Donut Muffins Two Ways

Remember when donut pans came out? I feel like I started seeing them everywhere about five years ago (could be three, could be ten) and I became instantly covetous. I don’t really know why I wanted one so bad but I just couldn’t let it go. I think I felt left out of the greater movement of people who were over fried donuts. But I heard someone once refer to an unboiled bagel as “just a roll with a hole” and I couldn’t help but apply such a colorful phrase to the donut situation. It just couldn’t be as good.

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It wasn’t, obviously. When I caved and bought one of these elusive pans I was thrilled with the cuteness but disappointed with the delivered product — what I found to be a very uniformly textured, slightly dry cake. This definitely could have been user error, but I’m happy to entertain this alternative.

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Enter: Donut Muffins. They’re probably not as revolutionary as I’m making them sound but they really are the best of both worlds. And you make them in a plain old muffin tin. The small bit of nutmeg in the batter lends to that classic donut taste, but the texture is pretty much all muffin and it makes all the difference. Whereas the donut pan yields relatively limp tubes, the muffin does that wonderful cracky thing on the top. (I won’t even get into my feelings about “muffin top” pans. Stop, please! Leave well enough  alone. ) The inside is fluffy. Enough said.

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The possibilities of topping flavors are limitless. I chose the standard cinnamon/sugar/butter topping from the original recipe (it was heaven) and a quick glaze-style with sprinkles. You could do chocolate with sprinkles. You could do powdered sugar. You could do cinnamon-powdered sugar. You could throw blueberries in the batter and do a lemon glaze. Rhubarb, perhaps? Just don’t do Sriracha. And tell your friends not to do it either.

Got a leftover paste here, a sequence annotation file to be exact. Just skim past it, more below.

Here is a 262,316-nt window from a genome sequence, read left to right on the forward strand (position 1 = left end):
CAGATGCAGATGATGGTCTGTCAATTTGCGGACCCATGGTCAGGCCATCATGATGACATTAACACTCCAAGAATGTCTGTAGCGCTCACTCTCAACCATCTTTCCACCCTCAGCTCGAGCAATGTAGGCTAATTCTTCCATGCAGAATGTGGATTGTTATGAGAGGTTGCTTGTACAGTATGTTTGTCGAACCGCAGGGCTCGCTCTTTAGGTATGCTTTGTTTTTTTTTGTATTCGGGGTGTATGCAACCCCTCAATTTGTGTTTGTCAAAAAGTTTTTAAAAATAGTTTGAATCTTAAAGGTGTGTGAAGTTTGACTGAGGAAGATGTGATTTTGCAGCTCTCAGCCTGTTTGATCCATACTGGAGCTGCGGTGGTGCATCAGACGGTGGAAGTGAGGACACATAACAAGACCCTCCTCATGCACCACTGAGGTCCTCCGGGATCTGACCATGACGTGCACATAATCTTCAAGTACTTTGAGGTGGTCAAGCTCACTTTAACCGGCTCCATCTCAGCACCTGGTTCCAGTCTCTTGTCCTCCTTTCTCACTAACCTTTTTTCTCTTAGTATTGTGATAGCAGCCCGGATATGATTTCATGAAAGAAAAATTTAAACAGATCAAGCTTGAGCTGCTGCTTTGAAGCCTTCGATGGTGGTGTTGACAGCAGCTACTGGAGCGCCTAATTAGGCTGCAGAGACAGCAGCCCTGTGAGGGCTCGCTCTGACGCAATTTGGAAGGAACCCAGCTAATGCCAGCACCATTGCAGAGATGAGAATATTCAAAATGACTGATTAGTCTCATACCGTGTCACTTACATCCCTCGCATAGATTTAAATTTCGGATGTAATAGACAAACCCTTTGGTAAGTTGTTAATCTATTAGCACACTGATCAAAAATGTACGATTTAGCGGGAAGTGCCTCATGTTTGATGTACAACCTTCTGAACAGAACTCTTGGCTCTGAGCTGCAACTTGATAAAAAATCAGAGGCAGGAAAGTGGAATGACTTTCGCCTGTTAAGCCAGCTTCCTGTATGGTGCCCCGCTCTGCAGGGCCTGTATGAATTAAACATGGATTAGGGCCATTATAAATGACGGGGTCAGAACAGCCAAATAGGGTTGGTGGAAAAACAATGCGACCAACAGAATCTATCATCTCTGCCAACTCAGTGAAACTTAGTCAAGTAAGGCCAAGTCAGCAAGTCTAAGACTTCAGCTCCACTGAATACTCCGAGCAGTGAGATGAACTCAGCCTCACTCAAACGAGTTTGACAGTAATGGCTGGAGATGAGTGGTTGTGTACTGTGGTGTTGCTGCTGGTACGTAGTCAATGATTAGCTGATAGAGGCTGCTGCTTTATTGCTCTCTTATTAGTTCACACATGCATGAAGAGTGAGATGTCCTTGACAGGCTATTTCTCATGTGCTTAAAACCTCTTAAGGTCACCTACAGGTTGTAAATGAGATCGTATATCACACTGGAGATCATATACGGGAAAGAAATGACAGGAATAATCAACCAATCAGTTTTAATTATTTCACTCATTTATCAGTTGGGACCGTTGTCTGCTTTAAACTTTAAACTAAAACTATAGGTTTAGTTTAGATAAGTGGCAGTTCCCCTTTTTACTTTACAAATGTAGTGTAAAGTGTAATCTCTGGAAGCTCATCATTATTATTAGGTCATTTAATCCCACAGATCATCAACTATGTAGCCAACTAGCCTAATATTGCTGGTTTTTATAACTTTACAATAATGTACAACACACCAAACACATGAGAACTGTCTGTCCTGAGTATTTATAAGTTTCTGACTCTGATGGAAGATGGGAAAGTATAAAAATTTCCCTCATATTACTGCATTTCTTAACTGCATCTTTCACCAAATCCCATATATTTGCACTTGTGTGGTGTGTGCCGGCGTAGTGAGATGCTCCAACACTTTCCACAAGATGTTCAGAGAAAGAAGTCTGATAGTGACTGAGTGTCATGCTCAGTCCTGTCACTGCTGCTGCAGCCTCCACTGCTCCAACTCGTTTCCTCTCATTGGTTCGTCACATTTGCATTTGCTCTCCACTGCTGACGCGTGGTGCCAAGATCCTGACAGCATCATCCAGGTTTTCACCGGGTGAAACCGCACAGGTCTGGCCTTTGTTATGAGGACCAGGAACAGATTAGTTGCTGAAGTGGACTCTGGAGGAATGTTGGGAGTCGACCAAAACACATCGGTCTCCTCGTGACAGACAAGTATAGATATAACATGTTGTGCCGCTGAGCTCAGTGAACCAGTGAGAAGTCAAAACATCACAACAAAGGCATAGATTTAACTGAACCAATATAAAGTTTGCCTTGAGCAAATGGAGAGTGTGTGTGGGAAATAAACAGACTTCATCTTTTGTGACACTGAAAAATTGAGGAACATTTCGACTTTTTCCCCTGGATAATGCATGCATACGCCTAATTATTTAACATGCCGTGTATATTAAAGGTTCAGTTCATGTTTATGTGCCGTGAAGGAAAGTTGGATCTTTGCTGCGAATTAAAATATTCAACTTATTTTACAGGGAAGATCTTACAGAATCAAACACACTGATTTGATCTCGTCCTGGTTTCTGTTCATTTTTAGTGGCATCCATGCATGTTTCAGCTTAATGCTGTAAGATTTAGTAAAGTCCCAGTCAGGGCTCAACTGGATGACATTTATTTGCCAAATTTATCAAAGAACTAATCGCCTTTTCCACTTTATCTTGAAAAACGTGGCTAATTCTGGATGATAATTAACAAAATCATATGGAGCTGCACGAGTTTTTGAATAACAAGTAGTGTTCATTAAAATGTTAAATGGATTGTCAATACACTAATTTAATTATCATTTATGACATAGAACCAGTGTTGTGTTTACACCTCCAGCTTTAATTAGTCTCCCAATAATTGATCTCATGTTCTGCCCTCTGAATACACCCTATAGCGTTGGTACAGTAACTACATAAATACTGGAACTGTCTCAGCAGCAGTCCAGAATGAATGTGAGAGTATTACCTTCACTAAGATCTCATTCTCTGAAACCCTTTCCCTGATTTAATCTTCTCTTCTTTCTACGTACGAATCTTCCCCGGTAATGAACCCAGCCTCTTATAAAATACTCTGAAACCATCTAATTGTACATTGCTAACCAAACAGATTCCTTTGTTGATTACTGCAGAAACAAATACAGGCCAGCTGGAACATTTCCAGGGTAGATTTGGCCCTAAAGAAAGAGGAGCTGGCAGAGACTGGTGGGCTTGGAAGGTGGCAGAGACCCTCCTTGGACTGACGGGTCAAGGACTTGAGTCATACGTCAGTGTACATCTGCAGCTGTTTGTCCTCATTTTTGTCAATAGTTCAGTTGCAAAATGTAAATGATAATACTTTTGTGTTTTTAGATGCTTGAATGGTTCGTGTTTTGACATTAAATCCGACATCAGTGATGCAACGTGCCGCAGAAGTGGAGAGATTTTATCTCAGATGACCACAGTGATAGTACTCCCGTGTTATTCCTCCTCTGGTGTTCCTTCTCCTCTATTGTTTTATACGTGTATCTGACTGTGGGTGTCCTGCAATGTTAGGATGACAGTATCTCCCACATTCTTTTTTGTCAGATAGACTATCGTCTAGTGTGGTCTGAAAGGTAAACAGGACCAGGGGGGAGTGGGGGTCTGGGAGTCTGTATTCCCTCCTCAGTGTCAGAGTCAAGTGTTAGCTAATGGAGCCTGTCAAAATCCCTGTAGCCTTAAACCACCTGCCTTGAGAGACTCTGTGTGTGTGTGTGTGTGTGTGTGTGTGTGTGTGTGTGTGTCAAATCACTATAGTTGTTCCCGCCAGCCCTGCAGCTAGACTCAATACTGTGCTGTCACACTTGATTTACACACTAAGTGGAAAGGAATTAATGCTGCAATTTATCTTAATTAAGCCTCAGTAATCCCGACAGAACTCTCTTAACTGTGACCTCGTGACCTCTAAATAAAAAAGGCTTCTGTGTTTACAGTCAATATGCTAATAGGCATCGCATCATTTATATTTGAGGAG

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Final thoughts:

  1. Eat them soon out of the oven (decorate when warm: you can still do a glaze, it just won’t be as thick). This is imperative for their lightness. Homemade baking powder muffins don’t really age well.
  2. You are strong and courageous. Assume power pose.
  3. Enjoy with coffee, naturally.

Donut Muffins Two Ways

  • Servings: 8
  • Difficulty: easy
  • Print

Donut/Muffin Mixture

  • 1/3 c. vegetable oil
  • 1/2 c. granulated sugar
  • 1 egg
  • 1/2 c. milk
  • 1 1/2 c. flour
  • 2 tsp. baking powder
  • 1/2 tsp. salt
  • 1/4 tsp. nutmeg

Oven: 400°       Equipment: grease a regular muffin tin

In a large bowl, cream together oil, sugar and the egg. In another bowl, sift together flour, baking powder, the salt and the nutmeg. Measure out milk separately. Alternate adding dry ingredients and milk to the creamed mixture. In a greased muffin tin, fill each muffin 2/3 full. Bake about 20 minutes.

Decorate when warm. Makes about 8 donuts.

Cinnamon/Sugar Topping

  • 1/4 c. butter, melted
  • 1/4 c. sugar & 3/4 tsp. cinnamon, mixed in shallow bowl

Brush tops with melted butter. Tip muffin upside down and roll top into cinnamon sugar.

Simple Glaze Topping

  • 1/2 c. powdered sugar
  • 1/2 tsp. vanilla extract
  • small pinch salt
  • 1-2 tbs. milk
  • food color optional

Combine all ingredients with fork until very smooth. No lumps! Tip muffin upside down and dip into glaze. Sprinkle away.

Recipe adapted from Jean Childress’ Country Kitchen: Muffin Cookbook which contains the recipe for the very best blueberry muffins I have ever tasted.

 

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